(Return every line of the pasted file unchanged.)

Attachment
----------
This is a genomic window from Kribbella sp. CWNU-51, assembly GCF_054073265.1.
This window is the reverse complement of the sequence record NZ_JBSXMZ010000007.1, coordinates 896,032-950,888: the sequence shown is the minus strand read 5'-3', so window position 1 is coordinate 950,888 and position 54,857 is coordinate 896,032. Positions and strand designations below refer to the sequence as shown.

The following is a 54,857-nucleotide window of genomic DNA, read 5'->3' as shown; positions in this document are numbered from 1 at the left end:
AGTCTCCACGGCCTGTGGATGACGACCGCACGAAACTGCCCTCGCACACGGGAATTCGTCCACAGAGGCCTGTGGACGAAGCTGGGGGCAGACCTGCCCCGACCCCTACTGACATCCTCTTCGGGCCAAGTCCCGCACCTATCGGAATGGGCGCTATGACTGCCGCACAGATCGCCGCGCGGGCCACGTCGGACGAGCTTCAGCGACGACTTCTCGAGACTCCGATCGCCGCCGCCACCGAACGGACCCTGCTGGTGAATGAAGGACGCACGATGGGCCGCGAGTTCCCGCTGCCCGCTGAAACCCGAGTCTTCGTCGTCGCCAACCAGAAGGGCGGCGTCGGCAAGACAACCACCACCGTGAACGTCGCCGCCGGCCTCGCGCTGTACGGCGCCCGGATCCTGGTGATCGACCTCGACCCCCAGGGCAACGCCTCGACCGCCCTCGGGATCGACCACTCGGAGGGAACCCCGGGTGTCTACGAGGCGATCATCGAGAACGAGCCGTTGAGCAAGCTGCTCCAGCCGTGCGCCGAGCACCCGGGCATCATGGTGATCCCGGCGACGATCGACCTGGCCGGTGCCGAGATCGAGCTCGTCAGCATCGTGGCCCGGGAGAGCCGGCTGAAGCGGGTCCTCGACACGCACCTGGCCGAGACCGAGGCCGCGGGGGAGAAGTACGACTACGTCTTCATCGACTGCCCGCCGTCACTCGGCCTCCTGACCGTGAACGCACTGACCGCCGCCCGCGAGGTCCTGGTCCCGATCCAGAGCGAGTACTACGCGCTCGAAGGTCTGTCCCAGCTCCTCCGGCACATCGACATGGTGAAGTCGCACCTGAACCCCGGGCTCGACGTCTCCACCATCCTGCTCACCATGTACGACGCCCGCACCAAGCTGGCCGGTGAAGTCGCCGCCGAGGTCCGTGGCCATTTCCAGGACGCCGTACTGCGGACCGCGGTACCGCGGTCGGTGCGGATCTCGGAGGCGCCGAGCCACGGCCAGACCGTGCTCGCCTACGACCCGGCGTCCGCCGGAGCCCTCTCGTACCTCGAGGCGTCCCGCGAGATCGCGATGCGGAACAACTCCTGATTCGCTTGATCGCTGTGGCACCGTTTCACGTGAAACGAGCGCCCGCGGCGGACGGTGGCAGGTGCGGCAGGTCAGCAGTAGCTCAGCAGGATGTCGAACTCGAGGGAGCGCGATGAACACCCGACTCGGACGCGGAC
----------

This is a genomic window from Kribbella sp. CWNU-51, assembly GCF_054073265.1.
This window is the reverse complement of the sequence record NZ_JBSXMZ010000007.1, coordinates 896,032-950,888: the sequence shown is the minus strand read 5'-3', so window position 1 is coordinate 950,888 and position 54,857 is coordinate 896,032. Positions and strand designations below refer to the sequence as shown.

The following is a 54,857-nucleotide window of genomic DNA, read 5'->3' as shown; positions in this document are numbered from 1 at the left end:
AGTCTCCACGGCCTGTGGATGACGACCGCACGAAACTGCCCTCGCACACGGGAATTCGTCCACAGAGGCCTGTGGACGAAGCTGGGGGCAGACCTGCCCCGACCCCTACTGACATCCTCTTCGGGCCAAGTCCCGCACCTATCGGAATGGGCGCTATGACTGCCGCACAGATCGCCGCGCGGGCCACGTCGGACGAGCTTCAGCGACGACTTCTCGAGACTCCGATCGCCGCCGCCACCGAACGGACCCTGCTGGTGAATGAAGGACGCACGATGGGCCGCGAGTTCCCGCTGCCCGCTGAAACCCGAGTCTTCGTCGTCGCCAACCAGAAGGGCGGCGTCGGCAAGACAACCACCACCGTGAACGTCGCCGCCGGCCTCGCGCTGTACGGCGCCCGGATCCTGGTGATCGACCTCGACCCCCAGGGCAACGCCTCGACCGCCCTCGGGATCGACCACTCGGAGGGAACCCCGGGTGTCTACGAGGCGATCATCGAGAACGAGCCGTTGAGCAAGCTGCTCCAGCCGTGCGCCGAGCACCCGGGCATCATGGTGATCCCGGCGACGATCGACCTGGCCGGTGCCGAGATCGAGCTCGTCAGCATCGTGGCCCGGGAGAGCCGGCTGAAGCGGGTCCTCGACACGCACCTGGCCGAGACCGAGGCCGCGGGGGAGAAGTACGACTACGTCTTCATCGACTGCCCGCCGTCACTCGGCCTCCTGACCGTGAACGCACTGACCGCCGCCCGCGAGGTCCTGGTCCCGATCCAGAGCGAGTACTACGCGCTCGAAGGTCTGTCCCAGCTCCTCCGGCACATCGACATGGTGAAGTCGCACCTGAACCCCGGGCTCGACGTCTCCACCATCCTGCTCACCATGTACGACGCCCGCACCAAGCTGGCCGGTGAAGTCGCCGCCGAGGTCCGTGGCCATTTCCAGGACGCCGTACTGCGGACCGCGGTACCGCGGTCGGTGCGGATCTCGGAGGCGCCGAGCCACGGCCAGACCGTGCTCGCCTACGACCCGGCGTCCGCCGGAGCCCTCTCGTACCTCGAGGCGTCCCGCGAGATCGCGATGCGGAACAACTCCTGATTCGCTTGATCGCTGTGGCACCGTTTCACGTGAAACGAGCGCCCGCGGCGGACGGTGGCAGGTGCGGCAGGTCAGCAGTAGCTCAGCAGGATGTCGAACTCGAGGGAGCGCGATGAACACCCGACTCGGACGCGGAC